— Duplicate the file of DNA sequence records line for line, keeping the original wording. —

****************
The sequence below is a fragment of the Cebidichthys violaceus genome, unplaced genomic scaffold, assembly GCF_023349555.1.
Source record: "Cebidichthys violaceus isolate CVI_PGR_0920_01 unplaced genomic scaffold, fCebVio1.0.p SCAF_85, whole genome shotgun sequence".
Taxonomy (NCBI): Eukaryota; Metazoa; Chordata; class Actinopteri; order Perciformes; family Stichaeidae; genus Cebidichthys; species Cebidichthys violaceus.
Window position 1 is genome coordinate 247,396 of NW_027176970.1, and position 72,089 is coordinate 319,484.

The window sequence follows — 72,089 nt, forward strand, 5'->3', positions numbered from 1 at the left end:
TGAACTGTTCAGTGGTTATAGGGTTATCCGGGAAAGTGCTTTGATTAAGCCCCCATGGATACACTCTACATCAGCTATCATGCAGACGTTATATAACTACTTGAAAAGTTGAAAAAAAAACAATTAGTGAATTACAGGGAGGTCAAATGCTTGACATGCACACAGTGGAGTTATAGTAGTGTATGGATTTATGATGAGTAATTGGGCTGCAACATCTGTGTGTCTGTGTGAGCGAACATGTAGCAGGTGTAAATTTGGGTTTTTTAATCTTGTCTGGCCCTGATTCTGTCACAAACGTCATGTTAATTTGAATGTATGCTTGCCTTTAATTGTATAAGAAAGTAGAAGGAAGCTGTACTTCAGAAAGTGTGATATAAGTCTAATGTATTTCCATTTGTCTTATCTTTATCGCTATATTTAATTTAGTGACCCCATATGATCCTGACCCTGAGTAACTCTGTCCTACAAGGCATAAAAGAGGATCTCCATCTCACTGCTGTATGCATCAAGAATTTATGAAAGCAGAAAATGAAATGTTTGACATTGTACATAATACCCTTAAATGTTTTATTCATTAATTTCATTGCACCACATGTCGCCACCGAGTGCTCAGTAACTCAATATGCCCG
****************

The sequence below is a fragment of the Cebidichthys violaceus genome, unplaced genomic scaffold, assembly GCF_023349555.1.
Source record: "Cebidichthys violaceus isolate CVI_PGR_0920_01 unplaced genomic scaffold, fCebVio1.0.p SCAF_85, whole genome shotgun sequence".
Taxonomy (NCBI): Eukaryota; Metazoa; Chordata; class Actinopteri; order Perciformes; family Stichaeidae; genus Cebidichthys; species Cebidichthys violaceus.
Window position 1 is genome coordinate 247,396 of NW_027176970.1, and position 72,089 is coordinate 319,484.

The window sequence follows — 72,089 nt, forward strand, 5'->3', positions numbered from 1 at the left end:
TGAACTGTTCAGTGGTTATAGGGTTATCCGGGAAAGTGCTTTGATTAAGCCCCCATGGATACACTCTACATCAGCTATCATGCAGACGTTATATAACTACTTGAAAAGTTGAAAAAAAAACAATTAGTGAATTACAGGGAGGTCAAATGCTTGACATGCACACAGTGGAGTTATAGTAGTGTATGGATTTATGATGAGTAATTGGGCTGCAACATCTGTGTGTCTGTGTGAGCGAACATGTAGCAGGTGTAAATTTGGGTTTTTTAATCTTGTCTGGCCCTGATTCTGTCACAAACGTCATGTTAATTTGAATGTATGCTTGCCTTTAATTGTATAAGAAAGTAGAAGGAAGCTGTACTTCAGAAAGTGTGATATAAGTCTAATGTATTTCCATTTGTCTTATCTTTATCGCTATATTTAATTTAGTGACCCCATATGATCCTGACCCTGAGTAACTCTGTCCTACAAGGCATAAAAGAGGATCTCCATCTCACTGCTGTATGCATCAAGAATTTATGAAAGCAGAAAATGAAATGTTTGACATTGTACATAATACCCTTAAATGTTTTATTCATTAATTTCATTGCACCACATGTCGCCACCGAGTGCTCAGTAACTCAATATGCCCG